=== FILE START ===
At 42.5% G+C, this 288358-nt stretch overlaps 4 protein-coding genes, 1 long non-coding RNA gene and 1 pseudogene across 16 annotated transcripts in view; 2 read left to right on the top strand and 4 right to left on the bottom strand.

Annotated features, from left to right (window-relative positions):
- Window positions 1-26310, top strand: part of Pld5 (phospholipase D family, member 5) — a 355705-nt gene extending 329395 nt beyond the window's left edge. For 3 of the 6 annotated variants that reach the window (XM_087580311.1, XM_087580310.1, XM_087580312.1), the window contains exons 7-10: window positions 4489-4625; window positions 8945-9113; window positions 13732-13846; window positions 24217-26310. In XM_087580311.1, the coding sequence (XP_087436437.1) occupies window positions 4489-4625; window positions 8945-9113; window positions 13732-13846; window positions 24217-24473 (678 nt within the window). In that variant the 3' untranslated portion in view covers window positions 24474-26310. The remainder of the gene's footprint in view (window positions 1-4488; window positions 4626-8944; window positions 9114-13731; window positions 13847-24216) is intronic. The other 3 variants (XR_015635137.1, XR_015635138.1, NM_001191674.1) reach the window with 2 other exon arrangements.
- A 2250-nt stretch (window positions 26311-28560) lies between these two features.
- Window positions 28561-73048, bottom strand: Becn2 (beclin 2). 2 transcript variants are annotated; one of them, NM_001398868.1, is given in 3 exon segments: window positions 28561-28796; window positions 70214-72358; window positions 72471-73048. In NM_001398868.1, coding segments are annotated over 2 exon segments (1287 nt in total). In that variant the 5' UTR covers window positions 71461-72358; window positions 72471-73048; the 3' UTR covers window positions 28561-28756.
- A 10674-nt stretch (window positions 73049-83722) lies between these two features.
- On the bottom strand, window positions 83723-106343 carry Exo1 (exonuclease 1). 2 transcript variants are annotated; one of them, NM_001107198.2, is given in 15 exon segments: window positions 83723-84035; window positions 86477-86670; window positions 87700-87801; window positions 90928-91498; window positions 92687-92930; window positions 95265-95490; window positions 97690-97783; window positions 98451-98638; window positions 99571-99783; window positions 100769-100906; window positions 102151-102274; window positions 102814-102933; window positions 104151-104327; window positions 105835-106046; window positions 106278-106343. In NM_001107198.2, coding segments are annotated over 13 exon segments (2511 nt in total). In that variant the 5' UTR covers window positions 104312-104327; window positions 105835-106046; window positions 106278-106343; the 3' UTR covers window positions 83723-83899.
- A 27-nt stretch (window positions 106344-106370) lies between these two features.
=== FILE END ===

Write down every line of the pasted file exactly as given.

At 42.5% G+C, this 288358-nt stretch overlaps 4 protein-coding genes, 1 long non-coding RNA gene and 1 pseudogene across 16 annotated transcripts in view; 2 read left to right on the top strand and 4 right to left on the bottom strand.

Annotated features, from left to right (window-relative positions):
- Window positions 1-26310, top strand: part of Pld5 (phospholipase D family, member 5) — a 355705-nt gene extending 329395 nt beyond the window's left edge. For 3 of the 6 annotated variants that reach the window (XM_087580311.1, XM_087580310.1, XM_087580312.1), the window contains exons 7-10: window positions 4489-4625; window positions 8945-9113; window positions 13732-13846; window positions 24217-26310. In XM_087580311.1, the coding sequence (XP_087436437.1) occupies window positions 4489-4625; window positions 8945-9113; window positions 13732-13846; window positions 24217-24473 (678 nt within the window). In that variant the 3' untranslated portion in view covers window positions 24474-26310. The remainder of the gene's footprint in view (window positions 1-4488; window positions 4626-8944; window positions 9114-13731; window positions 13847-24216) is intronic. The other 3 variants (XR_015635137.1, XR_015635138.1, NM_001191674.1) reach the window with 2 other exon arrangements.
- A 2250-nt stretch (window positions 26311-28560) lies between these two features.
- Window positions 28561-73048, bottom strand: Becn2 (beclin 2). 2 transcript variants are annotated; one of them, NM_001398868.1, is given in 3 exon segments: window positions 28561-28796; window positions 70214-72358; window positions 72471-73048. In NM_001398868.1, coding segments are annotated over 2 exon segments (1287 nt in total). In that variant the 5' UTR covers window positions 71461-72358; window positions 72471-73048; the 3' UTR covers window positions 28561-28756.
- A 10674-nt stretch (window positions 73049-83722) lies between these two features.
- On the bottom strand, window positions 83723-106343 carry Exo1 (exonuclease 1). 2 transcript variants are annotated; one of them, NM_001107198.2, is given in 15 exon segments: window positions 83723-84035; window positions 86477-86670; window positions 87700-87801; window positions 90928-91498; window positions 92687-92930; window positions 95265-95490; window positions 97690-97783; window positions 98451-98638; window positions 99571-99783; window positions 100769-100906; window positions 102151-102274; window positions 102814-102933; window positions 104151-104327; window positions 105835-106046; window positions 106278-106343. In NM_001107198.2, coding segments are annotated over 13 exon segments (2511 nt in total). In that variant the 5' UTR covers window positions 104312-104327; window positions 105835-106046; window positions 106278-106343; the 3' UTR covers window positions 83723-83899.
- A 27-nt stretch (window positions 106344-106370) lies between these two features.